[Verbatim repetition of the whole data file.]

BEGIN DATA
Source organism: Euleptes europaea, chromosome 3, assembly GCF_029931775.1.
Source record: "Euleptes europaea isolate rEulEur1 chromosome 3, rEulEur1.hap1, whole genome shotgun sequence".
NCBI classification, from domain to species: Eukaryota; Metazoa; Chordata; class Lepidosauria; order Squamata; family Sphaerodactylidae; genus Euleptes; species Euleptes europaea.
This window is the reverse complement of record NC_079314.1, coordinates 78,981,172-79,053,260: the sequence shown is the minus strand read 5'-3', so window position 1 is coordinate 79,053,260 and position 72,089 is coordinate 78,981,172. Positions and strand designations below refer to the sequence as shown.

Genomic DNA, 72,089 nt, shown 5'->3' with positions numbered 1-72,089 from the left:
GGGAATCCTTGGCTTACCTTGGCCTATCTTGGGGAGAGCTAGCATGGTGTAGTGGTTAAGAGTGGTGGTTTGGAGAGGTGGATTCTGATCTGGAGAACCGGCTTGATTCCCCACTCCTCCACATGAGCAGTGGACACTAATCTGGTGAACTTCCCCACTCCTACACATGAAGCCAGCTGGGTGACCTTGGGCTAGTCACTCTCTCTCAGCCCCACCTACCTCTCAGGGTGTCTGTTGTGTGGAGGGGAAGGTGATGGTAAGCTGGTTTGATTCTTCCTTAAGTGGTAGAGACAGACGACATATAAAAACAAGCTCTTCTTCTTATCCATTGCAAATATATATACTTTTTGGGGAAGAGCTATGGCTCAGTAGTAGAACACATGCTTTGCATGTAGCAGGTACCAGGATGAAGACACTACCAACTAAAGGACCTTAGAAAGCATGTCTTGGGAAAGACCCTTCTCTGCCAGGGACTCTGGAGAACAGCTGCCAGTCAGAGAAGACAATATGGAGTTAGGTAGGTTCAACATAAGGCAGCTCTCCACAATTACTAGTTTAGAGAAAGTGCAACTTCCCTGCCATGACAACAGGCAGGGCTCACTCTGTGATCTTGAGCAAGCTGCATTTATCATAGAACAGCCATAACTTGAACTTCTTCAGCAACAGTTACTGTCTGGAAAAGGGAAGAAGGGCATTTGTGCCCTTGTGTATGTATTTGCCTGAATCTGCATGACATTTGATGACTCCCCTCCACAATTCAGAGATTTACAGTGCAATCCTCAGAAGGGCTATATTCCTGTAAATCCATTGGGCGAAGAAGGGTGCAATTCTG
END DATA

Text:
Source organism: Euleptes europaea, chromosome 3, assembly GCF_029931775.1.
Source record: "Euleptes europaea isolate rEulEur1 chromosome 3, rEulEur1.hap1, whole genome shotgun sequence".
NCBI classification, from domain to species: Eukaryota; Metazoa; Chordata; class Lepidosauria; order Squamata; family Sphaerodactylidae; genus Euleptes; species Euleptes europaea.
This window is the reverse complement of record NC_079314.1, coordinates 78,981,172-79,053,260: the sequence shown is the minus strand read 5'-3', so window position 1 is coordinate 79,053,260 and position 72,089 is coordinate 78,981,172. Positions and strand designations below refer to the sequence as shown.

Genomic DNA, 72,089 nt, shown 5'->3' with positions numbered 1-72,089 from the left:
GGGAATCCTTGGCTTACCTTGGCCTATCTTGGGGAGAGCTAGCATGGTGTAGTGGTTAAGAGTGGTGGTTTGGAGAGGTGGATTCTGATCTGGAGAACCGGCTTGATTCCCCACTCCTCCACATGAGCAGTGGACACTAATCTGGTGAACTTCCCCACTCCTACACATGAAGCCAGCTGGGTGACCTTGGGCTAGTCACTCTCTCTCAGCCCCACCTACCTCTCAGGGTGTCTGTTGTGTGGAGGGGAAGGTGATGGTAAGCTGGTTTGATTCTTCCTTAAGTGGTAGAGACAGACGACATATAAAAACAAGCTCTTCTTCTTATCCATTGCAAATATATATACTTTTTGGGGAAGAGCTATGGCTCAGTAGTAGAACACATGCTTTGCATGTAGCAGGTACCAGGATGAAGACACTACCAACTAAAGGACCTTAGAAAGCATGTCTTGGGAAAGACCCTTCTCTGCCAGGGACTCTGGAGAACAGCTGCCAGTCAGAGAAGACAATATGGAGTTAGGTAGGTTCAACATAAGGCAGCTCTCCACAATTACTAGTTTAGAGAAAGTGCAACTTCCCTGCCATGACAACAGGCAGGGCTCACTCTGTGATCTTGAGCAAGCTGCATTTATCATAGAACAGCCATAACTTGAACTTCTTCAGCAACAGTTACTGTCTGGAAAAGGGAAGAAGGGCATTTGTGCCCTTGTGTATGTATTTGCCTGAATCTGCATGACATTTGATGACTCCCCTCCACAATTCAGAGATTTACAGTGCAATCCTCAGAAGGGCTATATTCCTGTAAATCCATTGGGCGAAGAAGGGTGCAATTCTG